Are The Hamptons Ready For Its Own Casino?

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New York’s Hamptons have long been known to comprise a classy and upscale vacation spot for some of the United States’ wealthiest families. And even if you haven’t visited, it’s likely you’ve seen the area depicted in one of the many popular films or TV shows that feature this beautiful section of Long Island. While the Hamptons have their own unique activities and are considered one of the nicest places to vacation in the country, however, they’re also lacking when it comes to some of the attractions popular typical of other summer getaways in the Northeast, such as Atlantic City and Long Beach Island. 

This could refer to family-friendly attractions like water parks, or general features like entertainment-packed boardwalks – neither of which you’ll find in the Hamptons. But the area is also missing the physical casino venues you might see at some alternative vacation destinations in the region (most notably in Atlantic City). New York has allowed for physical casinos since 2013, but for the most part the ones that have emerged are either slightly closer to the city, or out in the middle of nowhere – and certainly not in the Hamptons. It may simply be that there’s limited demand, given that New Yorkers can fairly easily head south to New Jersey for this kind of activity. Not only are the Atlantic City casinos still alive and kicking, but popular international casino gaming websites have essentially been replicated in New Jersey, meaning people can game any way they choose, just across the border from New York. 

the hamptons aerial shot

Then again, it’s not as if New Jersey’s relative dominance of East Coast casino markets have stopped physical expansion altogether. Just recently, in fact, Massachusetts saw the opening of Encore Boston Harbor – a massive new casino that’s expected to drive an incredible amount of business in the next year. This upscale venue boasts a 5-star hotel, an impressive spa, thousands of slot machines, and hundreds of gaming tables, truly bringing a piece of Las Vegas to the East Coast. By the look of it, it may in fact already be more alluring than anything that currently exists in Atlantic City.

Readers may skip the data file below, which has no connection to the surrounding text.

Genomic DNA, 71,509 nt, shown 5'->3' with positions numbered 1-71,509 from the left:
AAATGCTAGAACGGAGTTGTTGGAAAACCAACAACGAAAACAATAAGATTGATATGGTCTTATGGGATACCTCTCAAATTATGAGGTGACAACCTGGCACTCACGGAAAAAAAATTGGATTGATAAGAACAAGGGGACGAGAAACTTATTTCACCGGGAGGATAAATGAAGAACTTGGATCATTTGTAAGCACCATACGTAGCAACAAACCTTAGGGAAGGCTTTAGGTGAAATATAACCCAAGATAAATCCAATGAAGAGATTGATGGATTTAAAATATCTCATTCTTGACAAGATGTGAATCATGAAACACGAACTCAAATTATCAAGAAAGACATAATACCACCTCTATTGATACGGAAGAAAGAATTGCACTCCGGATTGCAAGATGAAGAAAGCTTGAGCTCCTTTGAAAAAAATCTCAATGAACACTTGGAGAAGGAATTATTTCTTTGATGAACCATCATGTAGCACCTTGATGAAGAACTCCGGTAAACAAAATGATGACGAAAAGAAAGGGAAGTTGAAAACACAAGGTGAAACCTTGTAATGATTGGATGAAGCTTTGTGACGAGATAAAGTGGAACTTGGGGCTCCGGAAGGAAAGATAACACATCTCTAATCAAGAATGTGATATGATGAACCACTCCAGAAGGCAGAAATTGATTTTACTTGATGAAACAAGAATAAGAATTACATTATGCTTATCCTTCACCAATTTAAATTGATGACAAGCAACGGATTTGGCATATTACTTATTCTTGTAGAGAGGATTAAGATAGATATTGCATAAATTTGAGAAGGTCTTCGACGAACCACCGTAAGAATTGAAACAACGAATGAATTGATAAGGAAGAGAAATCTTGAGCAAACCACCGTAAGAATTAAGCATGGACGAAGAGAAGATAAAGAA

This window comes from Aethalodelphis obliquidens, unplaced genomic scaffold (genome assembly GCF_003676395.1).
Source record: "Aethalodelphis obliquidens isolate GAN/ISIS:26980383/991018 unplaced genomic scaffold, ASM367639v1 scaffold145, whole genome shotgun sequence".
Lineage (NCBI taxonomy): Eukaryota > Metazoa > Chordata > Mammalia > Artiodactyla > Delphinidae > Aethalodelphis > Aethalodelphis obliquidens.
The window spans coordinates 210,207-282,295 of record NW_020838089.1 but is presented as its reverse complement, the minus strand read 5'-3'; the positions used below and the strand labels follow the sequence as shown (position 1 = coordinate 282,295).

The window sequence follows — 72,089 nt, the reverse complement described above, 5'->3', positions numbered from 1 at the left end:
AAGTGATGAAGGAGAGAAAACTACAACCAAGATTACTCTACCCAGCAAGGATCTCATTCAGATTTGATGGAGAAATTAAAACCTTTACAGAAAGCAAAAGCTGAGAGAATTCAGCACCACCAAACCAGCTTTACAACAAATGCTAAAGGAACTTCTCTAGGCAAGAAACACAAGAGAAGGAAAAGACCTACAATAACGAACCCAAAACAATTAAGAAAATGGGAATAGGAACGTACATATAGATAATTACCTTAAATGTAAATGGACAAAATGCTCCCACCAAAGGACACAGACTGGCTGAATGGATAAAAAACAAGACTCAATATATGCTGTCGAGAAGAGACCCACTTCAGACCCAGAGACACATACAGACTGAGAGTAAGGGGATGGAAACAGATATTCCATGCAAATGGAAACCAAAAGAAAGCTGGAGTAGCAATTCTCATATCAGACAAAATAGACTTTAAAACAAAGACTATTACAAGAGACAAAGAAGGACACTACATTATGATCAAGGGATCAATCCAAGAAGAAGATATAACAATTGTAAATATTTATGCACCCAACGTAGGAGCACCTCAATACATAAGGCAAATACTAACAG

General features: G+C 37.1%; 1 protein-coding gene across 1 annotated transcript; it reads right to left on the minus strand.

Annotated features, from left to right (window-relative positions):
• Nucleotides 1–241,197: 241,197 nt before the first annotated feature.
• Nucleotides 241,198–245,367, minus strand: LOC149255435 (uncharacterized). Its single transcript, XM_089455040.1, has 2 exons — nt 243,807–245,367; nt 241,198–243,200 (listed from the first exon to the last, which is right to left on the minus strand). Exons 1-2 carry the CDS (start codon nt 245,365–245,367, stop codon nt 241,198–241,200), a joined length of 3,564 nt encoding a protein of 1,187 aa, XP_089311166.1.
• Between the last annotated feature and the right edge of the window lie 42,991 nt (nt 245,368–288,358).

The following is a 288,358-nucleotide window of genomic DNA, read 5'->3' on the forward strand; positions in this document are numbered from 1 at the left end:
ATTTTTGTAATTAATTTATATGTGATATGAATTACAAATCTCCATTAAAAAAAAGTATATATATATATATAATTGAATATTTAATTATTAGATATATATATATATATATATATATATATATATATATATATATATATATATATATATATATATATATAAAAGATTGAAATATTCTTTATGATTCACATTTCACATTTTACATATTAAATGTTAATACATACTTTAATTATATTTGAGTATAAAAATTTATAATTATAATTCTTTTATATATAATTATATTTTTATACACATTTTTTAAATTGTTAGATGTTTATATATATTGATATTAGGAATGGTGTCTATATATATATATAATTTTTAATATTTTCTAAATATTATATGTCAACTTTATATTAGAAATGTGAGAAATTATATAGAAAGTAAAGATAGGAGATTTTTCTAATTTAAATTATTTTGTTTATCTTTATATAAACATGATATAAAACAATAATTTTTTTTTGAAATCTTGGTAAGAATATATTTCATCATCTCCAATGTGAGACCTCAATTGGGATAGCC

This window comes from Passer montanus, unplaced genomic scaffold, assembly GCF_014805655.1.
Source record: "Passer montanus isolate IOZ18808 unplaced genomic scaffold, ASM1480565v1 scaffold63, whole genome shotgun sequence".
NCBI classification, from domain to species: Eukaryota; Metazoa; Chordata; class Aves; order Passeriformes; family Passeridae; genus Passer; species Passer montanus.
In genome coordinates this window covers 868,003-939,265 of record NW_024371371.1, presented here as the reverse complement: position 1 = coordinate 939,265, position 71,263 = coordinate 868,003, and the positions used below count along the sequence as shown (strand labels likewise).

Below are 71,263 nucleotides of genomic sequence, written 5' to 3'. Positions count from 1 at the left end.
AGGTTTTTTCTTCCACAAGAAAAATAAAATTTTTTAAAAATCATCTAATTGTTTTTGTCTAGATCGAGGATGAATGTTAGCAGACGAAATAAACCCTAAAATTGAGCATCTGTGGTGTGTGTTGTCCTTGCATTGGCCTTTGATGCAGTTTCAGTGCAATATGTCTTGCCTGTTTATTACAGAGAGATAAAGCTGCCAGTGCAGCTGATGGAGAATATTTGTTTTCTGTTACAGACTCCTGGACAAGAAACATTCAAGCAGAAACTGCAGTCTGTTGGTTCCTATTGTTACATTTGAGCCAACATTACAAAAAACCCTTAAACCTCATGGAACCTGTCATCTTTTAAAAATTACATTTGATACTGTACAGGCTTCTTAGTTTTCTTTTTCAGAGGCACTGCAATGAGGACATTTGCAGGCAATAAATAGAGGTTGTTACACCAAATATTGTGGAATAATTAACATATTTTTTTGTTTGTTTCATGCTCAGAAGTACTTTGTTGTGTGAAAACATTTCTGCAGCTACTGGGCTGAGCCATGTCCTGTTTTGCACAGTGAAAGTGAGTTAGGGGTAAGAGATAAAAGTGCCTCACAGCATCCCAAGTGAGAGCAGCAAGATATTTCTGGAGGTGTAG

All in all it’s a blurry picture in terms of whether or not these trends and developments point to the Hamptons ultimately welcoming their own casino. However, with the industry in a general sense expanding in the region, it does seem likely that the Hamptons will see some casino gaming influence within the next several years, whether it be physical or virtual. 


One possible indicator of a market for gaming or even betting is the interest in horse shows and races in the Hamptons. Horse racing has always been a sport of class and luxury, attracting wealthy crowds happy to spend money betting on the action. While there is not currently a full-blown track in the area, perhaps this is a more likely first development than the construction of a full-fledged casino; this activity may lend itself better to the types of vacationers likely to be enjoying a holiday in The Hamptons, and could effectively open the door to a more active betting (and eventually gaming) industry. 

One way or another, it’s a topic to keep in mind as we ease into the next decade. To be clear, it seems very unlikely that the Hamptons – a place that’s very protective of its image, atmosphere, and visual appearance – will ever welcome in a traditionally gaudy, sky-scraping casino complex. However, as stated, the trends in the region point to some level of betting or gaming activity seeping into the area. Whether this happens exclusively in a digital capacity or it results in something like a betting-friendly race track or even a classier, more subtle physical casino will be fascinating to see. 

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